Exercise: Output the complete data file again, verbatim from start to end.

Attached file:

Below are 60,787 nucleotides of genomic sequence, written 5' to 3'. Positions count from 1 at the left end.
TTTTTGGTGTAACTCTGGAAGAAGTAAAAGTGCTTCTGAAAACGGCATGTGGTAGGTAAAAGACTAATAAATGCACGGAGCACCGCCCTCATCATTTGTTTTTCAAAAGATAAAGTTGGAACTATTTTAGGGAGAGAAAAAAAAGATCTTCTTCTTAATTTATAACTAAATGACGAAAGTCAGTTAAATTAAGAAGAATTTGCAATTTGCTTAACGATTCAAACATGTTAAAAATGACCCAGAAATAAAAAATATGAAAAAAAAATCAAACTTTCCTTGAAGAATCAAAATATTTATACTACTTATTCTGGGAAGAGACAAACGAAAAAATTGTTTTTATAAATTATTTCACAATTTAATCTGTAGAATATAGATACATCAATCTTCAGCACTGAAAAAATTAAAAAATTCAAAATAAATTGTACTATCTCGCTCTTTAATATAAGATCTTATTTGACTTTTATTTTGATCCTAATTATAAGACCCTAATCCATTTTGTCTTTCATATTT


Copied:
Below are 60,787 nucleotides of genomic sequence, written 5' to 3'. Positions count from 1 at the left end.
TTTTTGGTGTAACTCTGGAAGAAGTAAAAGTGCTTCTGAAAACGGCATGTGGTAGGTAAAAGACTAATAAATGCACGGAGCACCGCCCTCATCATTTGTTTTTCAAAAGATAAAGTTGGAACTATTTTAGGGAGAGAAAAAAAAGATCTTCTTCTTAATTTATAACTAAATGACGAAAGTCAGTTAAATTAAGAAGAATTTGCAATTTGCTTAACGATTCAAACATGTTAAAAATGACCCAGAAATAAAAAATATGAAAAAAAAATCAAACTTTCCTTGAAGAATCAAAATATTTATACTACTTATTCTGGGAAGAGACAAACGAAAAAATTGTTTTTATAAATTATTTCACAATTTAATCTGTAGAATATAGATACATCAATCTTCAGCACTGAAAAAATTAAAAAATTCAAAATAAATTGTACTATCTCGCTCTTTAATATAAGATCTTATTTGACTTTTATTTTGATCCTAATTATAAGACCCTAATCCATTTTGTCTTTCATATTT